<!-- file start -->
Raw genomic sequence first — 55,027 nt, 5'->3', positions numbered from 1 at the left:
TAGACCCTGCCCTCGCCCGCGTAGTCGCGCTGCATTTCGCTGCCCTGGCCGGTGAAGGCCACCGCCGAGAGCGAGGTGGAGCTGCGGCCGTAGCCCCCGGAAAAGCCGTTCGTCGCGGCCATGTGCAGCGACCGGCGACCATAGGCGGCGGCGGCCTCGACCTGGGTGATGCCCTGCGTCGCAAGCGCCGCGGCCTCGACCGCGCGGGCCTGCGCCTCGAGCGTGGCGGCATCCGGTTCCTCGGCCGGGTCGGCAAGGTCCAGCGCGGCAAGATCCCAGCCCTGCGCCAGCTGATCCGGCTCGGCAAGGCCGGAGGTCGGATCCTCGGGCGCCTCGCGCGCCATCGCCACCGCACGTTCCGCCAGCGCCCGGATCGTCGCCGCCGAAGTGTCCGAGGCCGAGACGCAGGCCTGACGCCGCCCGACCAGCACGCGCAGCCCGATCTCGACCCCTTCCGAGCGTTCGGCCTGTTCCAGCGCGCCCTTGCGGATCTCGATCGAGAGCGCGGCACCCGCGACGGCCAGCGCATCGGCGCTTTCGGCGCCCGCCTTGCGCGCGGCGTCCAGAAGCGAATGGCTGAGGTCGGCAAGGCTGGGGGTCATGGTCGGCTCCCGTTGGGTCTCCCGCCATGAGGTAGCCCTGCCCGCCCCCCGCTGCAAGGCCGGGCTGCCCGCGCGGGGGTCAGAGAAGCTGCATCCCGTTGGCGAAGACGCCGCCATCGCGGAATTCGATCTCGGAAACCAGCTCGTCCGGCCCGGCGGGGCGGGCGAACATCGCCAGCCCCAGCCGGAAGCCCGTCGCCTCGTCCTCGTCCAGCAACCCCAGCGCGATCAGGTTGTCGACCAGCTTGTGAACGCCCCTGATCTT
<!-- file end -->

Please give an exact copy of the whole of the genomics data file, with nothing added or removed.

Raw genomic sequence first — 55,027 nt, 5'->3', positions numbered from 1 at the left:
TAGACCCTGCCCTCGCCCGCGTAGTCGCGCTGCATTTCGCTGCCCTGGCCGGTGAAGGCCACCGCCGAGAGCGAGGTGGAGCTGCGGCCGTAGCCCCCGGAAAAGCCGTTCGTCGCGGCCATGTGCAGCGACCGGCGACCATAGGCGGCGGCGGCCTCGACCTGGGTGATGCCCTGCGTCGCAAGCGCCGCGGCCTCGACCGCGCGGGCCTGCGCCTCGAGCGTGGCGGCATCCGGTTCCTCGGCCGGGTCGGCAAGGTCCAGCGCGGCAAGATCCCAGCCCTGCGCCAGCTGATCCGGCTCGGCAAGGCCGGAGGTCGGATCCTCGGGCGCCTCGCGCGCCATCGCCACCGCACGTTCCGCCAGCGCCCGGATCGTCGCCGCCGAAGTGTCCGAGGCCGAGACGCAGGCCTGACGCCGCCCGACCAGCACGCGCAGCCCGATCTCGACCCCTTCCGAGCGTTCGGCCTGTTCCAGCGCGCCCTTGCGGATCTCGATCGAGAGCGCGGCACCCGCGACGGCCAGCGCATCGGCGCTTTCGGCGCCCGCCTTGCGCGCGGCGTCCAGAAGCGAATGGCTGAGGTCGGCAAGGCTGGGGGTCATGGTCGGCTCCCGTTGGGTCTCCCGCCATGAGGTAGCCCTGCCCGCCCCCCGCTGCAAGGCCGGGCTGCCCGCGCGGGGGTCAGAGAAGCTGCATCCCGTTGGCGAAGACGCCGCCATCGCGGAATTCGATCTCGGAAACCAGCTCGTCCGGCCCGGCGGGGCGGGCGAACATCGCCAGCCCCAGCCGGAAGCCCGTCGCCTCGTCCTCGTCCAGCAACCCCAGCGCGATCAGGTTGTCGACCAGCTTGTGAACGCCCCTGATCTT